If you love historical fiction, read this book. If you love getting emotionally invested in characters, read this book. If you love to read, read this book!

One StarOne StarOne StarOne StarOne Star

Thin Space

Thin Space by Jody Casella
Published by Beyond Words/Simon Pulse on September 10th 2013
Genres: young adult
Pages: 256

Ever since the car accident that killed his twin brother, Marshall Windsor has been consumed with guilt and crippled by secrets of that fateful night. He has only one chance to make amends, to right his wrongs and set things right. He must find a Thin Space—a mythical point where the barrier between this world and the next is thin enough for a person to step through to the other side.

But, when a new girl moves into the house next door, the same house Marsh is sure holds a thin space, she may be the key—or the unraveling of all his secrets.

As they get closer to finding a thin space—and closer to each other—Marsh must decide once and for all how far he’s willing to go to right the wrongs of the living…and the dead.

I wanted to love this book SO BAD. I mean, the concept of it is amazing. Who out there would not try and find a thin space to see a lost loved one? Unfortunately, the execution fell flat for me.

Alright, you can go now. No need to read the rest of the review. Jking.

The first issue I had was the bare feet. Does this count as a spoiler? I don’t think so. It doesn’t ruin any of the book, it’s just an integral part of the plot. In order to find a thin space, you have to be able to touch it with your bare toesies. Which makes complete sense to me. So he doesn’t miss finding a thin space, Marsh walks around bare foot. All. The. Time. To school, to the mall, in the middle of winter. All. The. Time. And I get that the adults want to let him grieve, but I don’t think in reality, people would let a kid walk around with no shoes on. I would assume the school would have had to send him home, at the very least. I know my parents wouldn’t have accepted it.

I wanted to like both Marsh and Maddie, but I didn’t feel connected to either of them. I’ve never gone through the type of grief and guilt that Marsh was experiencing, but his attitude towards life was a little much for me to handle. I liked the blooming friendship between him and Maddie (the girl who moves into the house with a thin space) but I didn’t really get a good sense of her. She was just kind of there.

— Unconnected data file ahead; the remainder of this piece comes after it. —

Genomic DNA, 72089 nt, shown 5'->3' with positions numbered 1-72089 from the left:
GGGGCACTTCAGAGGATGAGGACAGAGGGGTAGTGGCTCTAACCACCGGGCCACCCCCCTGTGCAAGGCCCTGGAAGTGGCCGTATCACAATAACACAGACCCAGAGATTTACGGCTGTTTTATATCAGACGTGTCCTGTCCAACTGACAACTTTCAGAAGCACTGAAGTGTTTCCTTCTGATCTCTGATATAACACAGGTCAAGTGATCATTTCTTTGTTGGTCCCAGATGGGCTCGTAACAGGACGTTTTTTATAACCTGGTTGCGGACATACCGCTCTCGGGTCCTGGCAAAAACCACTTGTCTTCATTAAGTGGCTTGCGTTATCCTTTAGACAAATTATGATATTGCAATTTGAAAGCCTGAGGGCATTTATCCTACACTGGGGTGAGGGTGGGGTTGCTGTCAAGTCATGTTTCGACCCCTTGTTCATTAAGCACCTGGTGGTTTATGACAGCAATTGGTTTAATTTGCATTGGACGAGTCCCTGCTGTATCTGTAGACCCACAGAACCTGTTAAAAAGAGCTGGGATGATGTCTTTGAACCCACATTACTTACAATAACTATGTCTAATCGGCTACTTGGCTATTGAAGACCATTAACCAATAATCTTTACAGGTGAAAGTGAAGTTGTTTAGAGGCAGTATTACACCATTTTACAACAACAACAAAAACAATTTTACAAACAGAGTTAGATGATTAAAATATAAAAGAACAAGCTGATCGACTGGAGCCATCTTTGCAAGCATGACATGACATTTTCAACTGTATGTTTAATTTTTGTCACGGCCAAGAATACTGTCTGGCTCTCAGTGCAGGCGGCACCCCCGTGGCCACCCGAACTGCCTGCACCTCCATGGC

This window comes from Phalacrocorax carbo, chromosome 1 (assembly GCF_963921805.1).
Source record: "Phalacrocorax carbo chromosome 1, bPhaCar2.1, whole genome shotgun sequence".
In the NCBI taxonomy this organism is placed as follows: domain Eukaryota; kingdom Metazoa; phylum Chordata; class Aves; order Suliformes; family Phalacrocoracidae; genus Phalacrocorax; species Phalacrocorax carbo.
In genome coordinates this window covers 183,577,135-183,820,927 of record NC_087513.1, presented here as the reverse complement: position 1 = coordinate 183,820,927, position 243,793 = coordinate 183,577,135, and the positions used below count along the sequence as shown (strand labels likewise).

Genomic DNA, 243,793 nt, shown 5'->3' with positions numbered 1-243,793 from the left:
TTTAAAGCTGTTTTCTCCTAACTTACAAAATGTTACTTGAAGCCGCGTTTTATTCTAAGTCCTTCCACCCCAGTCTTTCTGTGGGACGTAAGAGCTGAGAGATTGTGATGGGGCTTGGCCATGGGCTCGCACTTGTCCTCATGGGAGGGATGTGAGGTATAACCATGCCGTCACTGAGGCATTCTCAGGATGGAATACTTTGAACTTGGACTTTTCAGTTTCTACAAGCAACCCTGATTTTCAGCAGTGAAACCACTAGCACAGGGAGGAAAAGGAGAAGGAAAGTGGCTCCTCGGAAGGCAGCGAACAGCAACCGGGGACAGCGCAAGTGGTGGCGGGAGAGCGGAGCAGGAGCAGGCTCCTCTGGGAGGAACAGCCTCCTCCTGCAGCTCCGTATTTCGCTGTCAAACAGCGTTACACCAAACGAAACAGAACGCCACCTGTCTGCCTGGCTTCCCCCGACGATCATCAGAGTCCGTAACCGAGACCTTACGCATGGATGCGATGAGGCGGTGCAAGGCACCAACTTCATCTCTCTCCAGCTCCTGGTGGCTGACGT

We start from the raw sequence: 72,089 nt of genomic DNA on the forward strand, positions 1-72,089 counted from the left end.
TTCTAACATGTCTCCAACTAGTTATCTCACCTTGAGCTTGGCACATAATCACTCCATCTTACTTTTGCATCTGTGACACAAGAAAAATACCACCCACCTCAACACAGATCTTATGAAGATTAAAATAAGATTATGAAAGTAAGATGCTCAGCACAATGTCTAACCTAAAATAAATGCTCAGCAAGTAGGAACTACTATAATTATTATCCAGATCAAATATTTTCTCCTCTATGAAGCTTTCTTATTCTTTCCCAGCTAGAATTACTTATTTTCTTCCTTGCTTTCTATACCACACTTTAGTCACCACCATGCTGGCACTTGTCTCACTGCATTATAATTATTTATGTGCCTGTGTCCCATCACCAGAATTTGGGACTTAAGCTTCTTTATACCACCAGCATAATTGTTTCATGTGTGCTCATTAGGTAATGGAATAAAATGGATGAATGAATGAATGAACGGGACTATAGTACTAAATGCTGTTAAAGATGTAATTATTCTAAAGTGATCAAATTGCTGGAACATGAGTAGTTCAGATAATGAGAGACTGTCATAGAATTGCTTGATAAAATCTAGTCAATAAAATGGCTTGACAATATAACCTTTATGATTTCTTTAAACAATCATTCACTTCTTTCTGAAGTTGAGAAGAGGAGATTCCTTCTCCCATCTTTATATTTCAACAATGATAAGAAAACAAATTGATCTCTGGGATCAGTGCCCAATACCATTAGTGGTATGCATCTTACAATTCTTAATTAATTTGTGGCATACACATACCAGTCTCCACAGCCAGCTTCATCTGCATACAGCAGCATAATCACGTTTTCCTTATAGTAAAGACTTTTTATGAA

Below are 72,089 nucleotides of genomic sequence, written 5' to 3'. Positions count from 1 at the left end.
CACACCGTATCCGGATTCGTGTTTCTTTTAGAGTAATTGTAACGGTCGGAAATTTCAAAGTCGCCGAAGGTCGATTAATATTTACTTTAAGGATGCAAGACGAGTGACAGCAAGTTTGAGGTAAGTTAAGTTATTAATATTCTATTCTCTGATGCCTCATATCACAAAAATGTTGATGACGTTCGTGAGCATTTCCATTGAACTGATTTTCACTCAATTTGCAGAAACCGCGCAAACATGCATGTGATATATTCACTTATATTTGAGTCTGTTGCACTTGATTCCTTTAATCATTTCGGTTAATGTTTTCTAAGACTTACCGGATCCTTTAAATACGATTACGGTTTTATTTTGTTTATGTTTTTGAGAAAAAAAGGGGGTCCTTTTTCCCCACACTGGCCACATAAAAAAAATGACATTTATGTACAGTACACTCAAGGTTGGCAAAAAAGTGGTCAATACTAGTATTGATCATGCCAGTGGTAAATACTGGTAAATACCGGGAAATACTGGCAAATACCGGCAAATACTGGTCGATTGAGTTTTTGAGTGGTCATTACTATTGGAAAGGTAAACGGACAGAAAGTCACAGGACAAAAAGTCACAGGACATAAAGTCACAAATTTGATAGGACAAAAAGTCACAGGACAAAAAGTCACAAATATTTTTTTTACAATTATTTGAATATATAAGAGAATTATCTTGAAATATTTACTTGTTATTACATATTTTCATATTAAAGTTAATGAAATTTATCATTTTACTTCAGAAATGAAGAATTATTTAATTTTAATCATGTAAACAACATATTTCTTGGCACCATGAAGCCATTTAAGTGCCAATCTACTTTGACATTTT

Also, how Marsh knows about thin spaces just seems a little too coincidental for me. He learns about them then BAM, his brother is dead. The timing on that is just a little too perfect.

And finally, the ending. This was weird for me. I actually liked the ending, but I walked away going “that’s it?”. Maybe because I was basically done by this point, but I would have liked it if this whole part was a lot bigger. It’s twisty and I like it.

I mean overall, it wasn’t a HORRIBLE book. I read the entire thing, which is saying something since I’ve DNF’ed a couple of books lately. I’m trying not to push myself into reading things that don’t catch my full attention. So if it interests you, pick it up.

Just set your expectations low and maybe you’ll be blown away.

One StarOne Star

Nowhere To Hide

Nowhere to Hide by Tracey Lynn Tobin
Published by CreateSpace on October 3rd 2014
Genres: horror
Pages: 236

Nancy King's life was simple. Wake up. Go to class. Work nights at the bar. Flirt with the cute EMT. Sleep through her alarm and burn supper. Then life got complicated. Irrational news reports. Violent wanderers. Sudden attacks. Insane neighbor with a taste for flesh. Now Nancy's life is about running, staying alive, and staying human; but how can she continue to survive when there is simply nowhere to hide?

*I was given a copy of the book in exchange for an honest review.*

Hm. Where to start? Nowhere To Hide had a lot of promise.

1. Zombie apocalypse
2. Zombie apocalypse
3. Zombie apocalypse

Yes, I am making a joke.

It started off pretty okay, but the more I read, the more I wanted to not read, but I had to see it through because a small part of me wanted to find out what caused the zombies. And even that part disappointed me a little bit.

Our main character, Nancy, is a bartender. She’s alright, but I never really gave a crap about her. There was nothing that made me root for her and I thought she was quite silly at times.

A lot of the dialogue and scenarios felt very forced and awkward. 0.5 seconds after meeting Greg, Nancy adopts him as an honorary brother. Huh? You just met the kid! More than one character liked referring to people as “my dear”, and Nancy liked using the term “my lover”, which was SO weird. Not once in any internal monologue have I ever called a boyfriend, a fling, whatever “my lover”.

One of the BIGGEST problems I had with Nowhere To Hide was all the telling that happened. We’d be given a scene, something would happen, and Tobin would write, “They shouldn’t have done that.” Or something along those lines, which created some of the most awkward cases of scene transition that I’ve ever read. It just did not flow.

I’m not even going to discuss the errors. Double words, names not being switched. It needs to be cleaned up a bit.

I am, however, giving it two stars for the following reasons:

1. I did finish it, without really wanting to put it down (this might have been different if the book was longer)
2. The zombies and the scenarios they created DID kinda scare me

The plot itself had a bit of promise, but it could have been worked on and expanded SO much more.

One StarOne Star